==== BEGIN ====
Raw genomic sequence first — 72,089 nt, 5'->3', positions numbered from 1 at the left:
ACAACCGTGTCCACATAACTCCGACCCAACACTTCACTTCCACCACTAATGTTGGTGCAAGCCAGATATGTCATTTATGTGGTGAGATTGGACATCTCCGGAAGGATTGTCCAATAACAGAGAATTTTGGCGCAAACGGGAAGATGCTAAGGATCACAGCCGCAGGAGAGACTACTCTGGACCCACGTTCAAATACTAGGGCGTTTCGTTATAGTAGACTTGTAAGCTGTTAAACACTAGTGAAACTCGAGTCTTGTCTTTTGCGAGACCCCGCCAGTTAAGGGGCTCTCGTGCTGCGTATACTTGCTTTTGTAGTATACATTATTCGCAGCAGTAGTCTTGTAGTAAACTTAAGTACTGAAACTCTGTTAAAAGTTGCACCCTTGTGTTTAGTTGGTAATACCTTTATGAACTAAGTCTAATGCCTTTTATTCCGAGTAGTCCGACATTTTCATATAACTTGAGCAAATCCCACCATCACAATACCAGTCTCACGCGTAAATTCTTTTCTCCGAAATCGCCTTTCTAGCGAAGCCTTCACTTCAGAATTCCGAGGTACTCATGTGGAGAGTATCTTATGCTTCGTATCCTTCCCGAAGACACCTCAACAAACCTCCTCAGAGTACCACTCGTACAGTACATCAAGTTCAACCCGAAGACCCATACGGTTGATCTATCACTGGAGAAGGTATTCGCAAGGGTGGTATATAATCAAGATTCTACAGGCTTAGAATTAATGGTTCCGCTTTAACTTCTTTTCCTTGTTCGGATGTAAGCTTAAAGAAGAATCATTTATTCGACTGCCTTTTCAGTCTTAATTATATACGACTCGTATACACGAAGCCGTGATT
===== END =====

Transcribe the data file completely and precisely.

Raw genomic sequence first — 72,089 nt, 5'->3', positions numbered from 1 at the left:
ACAACCGTGTCCACATAACTCCGACCCAACACTTCACTTCCACCACTAATGTTGGTGCAAGCCAGATATGTCATTTATGTGGTGAGATTGGACATCTCCGGAAGGATTGTCCAATAACAGAGAATTTTGGCGCAAACGGGAAGATGCTAAGGATCACAGCCGCAGGAGAGACTACTCTGGACCCACGTTCAAATACTAGGGCGTTTCGTTATAGTAGACTTGTAAGCTGTTAAACACTAGTGAAACTCGAGTCTTGTCTTTTGCGAGACCCCGCCAGTTAAGGGGCTCTCGTGCTGCGTATACTTGCTTTTGTAGTATACATTATTCGCAGCAGTAGTCTTGTAGTAAACTTAAGTACTGAAACTCTGTTAAAAGTTGCACCCTTGTGTTTAGTTGGTAATACCTTTATGAACTAAGTCTAATGCCTTTTATTCCGAGTAGTCCGACATTTTCATATAACTTGAGCAAATCCCACCATCACAATACCAGTCTCACGCGTAAATTCTTTTCTCCGAAATCGCCTTTCTAGCGAAGCCTTCACTTCAGAATTCCGAGGTACTCATGTGGAGAGTATCTTATGCTTCGTATCCTTCCCGAAGACACCTCAACAAACCTCCTCAGAGTACCACTCGTACAGTACATCAAGTTCAACCCGAAGACCCATACGGTTGATCTATCACTGGAGAAGGTATTCGCAAGGGTGGTATATAATCAAGATTCTACAGGCTTAGAATTAATGGTTCCGCTTTAACTTCTTTTCCTTGTTCGGATGTAAGCTTAAAGAAGAATCATTTATTCGACTGCCTTTTCAGTCTTAATTATATACGACTCGTATACACGAAGCCGTGATT